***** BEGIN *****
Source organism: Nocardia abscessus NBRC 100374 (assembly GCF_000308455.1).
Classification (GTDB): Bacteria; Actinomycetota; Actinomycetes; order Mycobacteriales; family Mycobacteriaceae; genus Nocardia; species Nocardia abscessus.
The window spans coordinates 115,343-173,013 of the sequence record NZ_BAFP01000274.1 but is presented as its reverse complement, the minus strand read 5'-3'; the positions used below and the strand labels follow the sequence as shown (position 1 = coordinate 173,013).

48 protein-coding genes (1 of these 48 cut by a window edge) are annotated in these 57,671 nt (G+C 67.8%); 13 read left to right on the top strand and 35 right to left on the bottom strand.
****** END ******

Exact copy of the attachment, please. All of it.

Source organism: Nocardia abscessus NBRC 100374 (assembly GCF_000308455.1).
Classification (GTDB): Bacteria; Actinomycetota; Actinomycetes; order Mycobacteriales; family Mycobacteriaceae; genus Nocardia; species Nocardia abscessus.
The window spans coordinates 115,343-173,013 of the sequence record NZ_BAFP01000274.1 but is presented as its reverse complement, the minus strand read 5'-3'; the positions used below and the strand labels follow the sequence as shown (position 1 = coordinate 173,013).

48 protein-coding genes (1 of these 48 cut by a window edge) are annotated in these 57,671 nt (G+C 67.8%); 13 read left to right on the top strand and 35 right to left on the bottom strand.